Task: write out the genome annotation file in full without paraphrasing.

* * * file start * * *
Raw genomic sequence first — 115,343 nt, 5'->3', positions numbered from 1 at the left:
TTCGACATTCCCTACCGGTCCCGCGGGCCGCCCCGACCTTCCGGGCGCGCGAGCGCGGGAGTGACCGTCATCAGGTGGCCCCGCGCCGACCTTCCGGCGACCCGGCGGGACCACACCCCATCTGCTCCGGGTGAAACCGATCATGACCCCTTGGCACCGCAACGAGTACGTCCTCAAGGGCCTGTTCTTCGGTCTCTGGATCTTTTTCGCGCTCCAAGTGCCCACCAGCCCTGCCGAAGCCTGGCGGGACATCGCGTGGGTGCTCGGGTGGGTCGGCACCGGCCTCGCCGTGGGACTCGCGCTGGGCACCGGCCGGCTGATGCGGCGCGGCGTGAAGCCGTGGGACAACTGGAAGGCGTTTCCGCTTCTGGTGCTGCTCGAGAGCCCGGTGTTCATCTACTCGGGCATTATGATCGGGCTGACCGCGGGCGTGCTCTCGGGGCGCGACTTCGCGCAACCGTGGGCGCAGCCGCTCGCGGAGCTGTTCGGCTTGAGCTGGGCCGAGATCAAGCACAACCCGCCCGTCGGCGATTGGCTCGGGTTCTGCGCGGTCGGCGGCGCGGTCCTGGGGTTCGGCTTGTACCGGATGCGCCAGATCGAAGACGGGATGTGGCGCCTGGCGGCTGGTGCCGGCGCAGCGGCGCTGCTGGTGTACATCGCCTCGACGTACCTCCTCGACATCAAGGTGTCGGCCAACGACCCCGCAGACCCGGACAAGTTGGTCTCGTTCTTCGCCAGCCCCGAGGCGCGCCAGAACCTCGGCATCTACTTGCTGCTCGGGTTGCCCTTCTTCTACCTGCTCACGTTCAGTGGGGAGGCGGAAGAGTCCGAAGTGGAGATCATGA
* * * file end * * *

Raw genomic sequence first — 115,343 nt, 5'->3', positions numbered from 1 at the left:
TTCGACATTCCCTACCGGTCCCGCGGGCCGCCCCGACCTTCCGGGCGCGCGAGCGCGGGAGTGACCGTCATCAGGTGGCCCCGCGCCGACCTTCCGGCGACCCGGCGGGACCACACCCCATCTGCTCCGGGTGAAACCGATCATGACCCCTTGGCACCGCAACGAGTACGTCCTCAAGGGCCTGTTCTTCGGTCTCTGGATCTTTTTCGCGCTCCAAGTGCCCACCAGCCCTGCCGAAGCCTGGCGGGACATCGCGTGGGTGCTCGGGTGGGTCGGCACCGGCCTCGCCGTGGGACTCGCGCTGGGCACCGGCCGGCTGATGCGGCGCGGCGTGAAGCCGTGGGACAACTGGAAGGCGTTTCCGCTTCTGGTGCTGCTCGAGAGCCCGGTGTTCATCTACTCGGGCATTATGATCGGGCTGACCGCGGGCGTGCTCTCGGGGCGCGACTTCGCGCAACCGTGGGCGCAGCCGCTCGCGGAGCTGTTCGGCTTGAGCTGGGCCGAGATCAAGCACAACCCGCCCGTCGGCGATTGGCTCGGGTTCTGCGCGGTCGGCGGCGCGGTCCTGGGGTTCGGCTTGTACCGGATGCGCCAGATCGAAGACGGGATGTGGCGCCTGGCGGCTGGTGCCGGCGCAGCGGCGCTGCTGGTGTACATCGCCTCGACGTACCTCCTCGACATCAAGGTGTCGGCCAACGACCCCGCAGACCCGGACAAGTTGGTCTCGTTCTTCGCCAGCCCCGAGGCGCGCCAGAACCTCGGCATCTACTTGCTGCTCGGGTTGCCCTTCTTCTACCTGCTCACGTTCAGTGGGGAGGCGGAAGAGTCCGAAGTGGAGATCATGA